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Upgrading late 2015 27" iMac non-Fusion HDD to SDD

BarkingGhost

macrumors regular
Original poster
Oct 18, 2011
227
3
Atlanta+35 miles
My specific unit here came with an Intel Core i5 running at 3.2 GHz. It came with a mechanical 1TB hard drive. No Fusion drive was configured but I have a question. This product had the option for a Fusion drive setup which means it would have also used an m.2 connector on the logic board. But I do not know if Apple used another logic board for the base model I have that came only with a mechanical drive.

If this base model does have the m.2 connector will it support modern Nvme solid state storage devices by itself? I was curious as I am about to purchase the mounting bracket and install kit to swap out the 1TB HDD for a 1TB SSD. I won't be doing the actual swap--leaving it to professionals.

Anyone upgrade their 27" iMacs of this generation? The 2015 iMac was considered not unendurable beyond the RAM.
 

mindtpi99

macrumors newbie
Nov 28, 2018
13
18
I've done quite a few of these - the connector is keyed differently from the standard m.2 connector. You can buy adapters cheaply on Amazon to use a standard m.2 drive but the few times I've used these I've had a lot of stability issues and have ended up removing them - the money you save isn't worth the hassle in an iMac (maybe worth trying in a system where you don't have to cut off the screen to remove it it fails)

I'd just go to https://fledging.net and get one off them - they plug in straight in and work fine and seem pretty good value but read FAQs carefully regarding EFI and OS version.

If you use a 2.5" SSD to replace the mechanical drive you will need a 3.5" to 2.5" drive plate adapter and an inline thermal sensor to replace the one the mechanical drive has - OWC makes one you can get from MacSales.

If you are going to the trouble of removing the display though, I'd just get the fusion slot SSD and leave the mechanical drive in as a Time Machine backup or extra storage. Once you've got the screen off, it only takes another 15-20 minutes to get the logic board and power supply out anyway and you won't need the drive plate adapter or thermal sensor
 
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rbart

macrumors 6502a
Nov 3, 2013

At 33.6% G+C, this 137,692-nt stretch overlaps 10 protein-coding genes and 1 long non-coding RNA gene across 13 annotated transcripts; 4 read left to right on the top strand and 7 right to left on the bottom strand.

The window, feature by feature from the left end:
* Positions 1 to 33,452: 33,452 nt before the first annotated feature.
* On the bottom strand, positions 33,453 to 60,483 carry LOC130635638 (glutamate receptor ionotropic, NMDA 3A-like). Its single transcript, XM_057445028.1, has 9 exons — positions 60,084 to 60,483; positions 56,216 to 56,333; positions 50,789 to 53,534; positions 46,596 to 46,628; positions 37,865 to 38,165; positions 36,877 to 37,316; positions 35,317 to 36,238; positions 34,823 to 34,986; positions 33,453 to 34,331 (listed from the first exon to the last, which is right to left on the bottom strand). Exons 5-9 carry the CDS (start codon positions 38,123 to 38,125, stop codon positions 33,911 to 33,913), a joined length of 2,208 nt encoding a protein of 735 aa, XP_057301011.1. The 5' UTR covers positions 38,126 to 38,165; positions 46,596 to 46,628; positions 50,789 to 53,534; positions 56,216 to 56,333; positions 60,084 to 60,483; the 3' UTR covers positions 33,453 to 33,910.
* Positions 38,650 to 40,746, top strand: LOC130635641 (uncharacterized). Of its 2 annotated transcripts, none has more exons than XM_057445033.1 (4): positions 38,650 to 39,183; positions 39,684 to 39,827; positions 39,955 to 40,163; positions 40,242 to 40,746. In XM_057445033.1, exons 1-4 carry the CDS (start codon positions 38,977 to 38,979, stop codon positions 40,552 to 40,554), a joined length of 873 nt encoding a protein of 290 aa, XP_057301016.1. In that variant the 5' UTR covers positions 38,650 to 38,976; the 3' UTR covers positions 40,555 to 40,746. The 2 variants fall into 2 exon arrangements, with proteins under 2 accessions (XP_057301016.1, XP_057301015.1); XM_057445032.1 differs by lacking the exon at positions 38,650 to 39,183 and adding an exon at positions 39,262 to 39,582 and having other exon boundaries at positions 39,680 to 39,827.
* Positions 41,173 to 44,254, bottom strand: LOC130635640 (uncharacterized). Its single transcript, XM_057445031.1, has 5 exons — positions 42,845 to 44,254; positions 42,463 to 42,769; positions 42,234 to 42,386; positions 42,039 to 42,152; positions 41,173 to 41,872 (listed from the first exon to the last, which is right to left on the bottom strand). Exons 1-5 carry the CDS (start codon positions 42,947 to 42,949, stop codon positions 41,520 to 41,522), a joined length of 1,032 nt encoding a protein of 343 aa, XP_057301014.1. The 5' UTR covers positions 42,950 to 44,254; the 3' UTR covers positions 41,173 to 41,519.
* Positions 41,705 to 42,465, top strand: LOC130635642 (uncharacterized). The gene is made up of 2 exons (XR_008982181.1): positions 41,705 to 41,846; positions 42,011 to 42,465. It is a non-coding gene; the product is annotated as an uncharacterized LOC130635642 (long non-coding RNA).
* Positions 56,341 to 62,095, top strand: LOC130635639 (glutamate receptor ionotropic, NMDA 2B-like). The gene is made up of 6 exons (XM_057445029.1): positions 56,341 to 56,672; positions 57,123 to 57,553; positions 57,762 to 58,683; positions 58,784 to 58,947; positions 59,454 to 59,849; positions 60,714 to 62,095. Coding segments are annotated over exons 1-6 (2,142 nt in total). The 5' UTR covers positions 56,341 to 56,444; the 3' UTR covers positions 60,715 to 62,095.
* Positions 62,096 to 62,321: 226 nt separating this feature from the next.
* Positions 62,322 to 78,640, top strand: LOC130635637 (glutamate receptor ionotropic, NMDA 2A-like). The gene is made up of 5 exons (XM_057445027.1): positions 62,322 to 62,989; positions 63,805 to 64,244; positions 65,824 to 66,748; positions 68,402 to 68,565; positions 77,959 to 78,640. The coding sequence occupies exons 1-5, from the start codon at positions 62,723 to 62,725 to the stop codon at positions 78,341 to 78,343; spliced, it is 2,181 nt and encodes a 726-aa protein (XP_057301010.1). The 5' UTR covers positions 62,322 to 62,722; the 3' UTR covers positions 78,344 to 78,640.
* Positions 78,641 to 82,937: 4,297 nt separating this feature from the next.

618
273
France
The M2 "like" connector is installed in your mac.
But you can also swap you HDD with a SATA SSD. You will notice huge performance improvements and it's easier and cheaper than putting an NVME SSD.
In normal usage, it's almost impossible to notice speed difference between SATA and NVME.
 
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BarkingGhost

macrumors regular
Original poster
Oct 18, 2011
227
3
Atlanta+35 miles
Thanks, all, I have ordered the mounting bracket, thermal sensor and Samsung 1TB SSD. So as not to do the work myself, I found a local shop that apparently has been doing this kind of work for a while now. Their price was reasonable considering how much I perceive my time (and frustration) is worth. I'll let you know how things work out. TGIF!
 
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BarkingGhost

macrumors regular
Original poster
Oct 18, 2011
227
3
Atlanta+35 miles
While waiting on the mounting bracket and thermal sensor, is there anything I need to do with the new SSD, which is replacing the HDD, before physically having it installed? It has been a long time since I've been in the Recovery Console (Command+R from the boot gong). Is the Recovery Console embedded in the EFI, or is it installed in a hiddden partition on the physical mechanical drive?

I suppose I could use something like Carbon Copy Cloner, which I've experimented before with to create a bootable SSD used in a docking station and plugged into a 2010 iMac via USB and managed to get it to boot to it. But if the Recovery Console isn't on the HDD then I will not worry about it.

Once in the RC I know how to format the drive, get the WLAN up and then log into the App store to retrieve the operating system. Been there before.
 
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BarkingGhost

macrumors regular
Original poster
Oct 18, 2011
227
3
Atlanta+35 miles
Took about a week and a half to get the parts and another week to get the service done but yesterday I collected the upgraded iMac and used Internet recovery to install El Capitan, which was the version of OS X on the nuit at original purchase (I've since upgraded to Mojave).

In noting the boot up experience, there is still a slight delay which I had hoped to mitigate, and mostly incorrectly blamed the original HDD. But, I am now guessing that any current lag on boot is really just the system performing the equivalent of POST and what not. Still, I am happy with the results thus far and still recommend the mechanical to solid state upgrade. I bet the most modern versions of the iMac, are really fast at booting if they use NvMe.
 
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rbart

macrumors 6502a
Nov 3, 2013
618
273
France
There is also a delay with NVME, it's not related to SSD speed but to some OS operations.
To be sure, clear SMC and NVRAM and check if your SSD is configured as default boot disk in Mac preferences
 
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Fishrrman

macrumors Core
Feb 20, 2009
20,445
7,253
"In noting the boot up experience, there is still a slight delay which I had hoped to mitigate"

Did you open system preferences, then go to "startup disk", and set the SSD to be the new boot drive?
 
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BarkingGhost

macrumors regular
Original poster
Oct 18, 2011
227
3
Atlanta+35 miles
No (Fisherman), but it is the only drive in it. It is fine now but I am having a very odd experience with Mozilla Thunderbird I think I need to post elsewhere.
 
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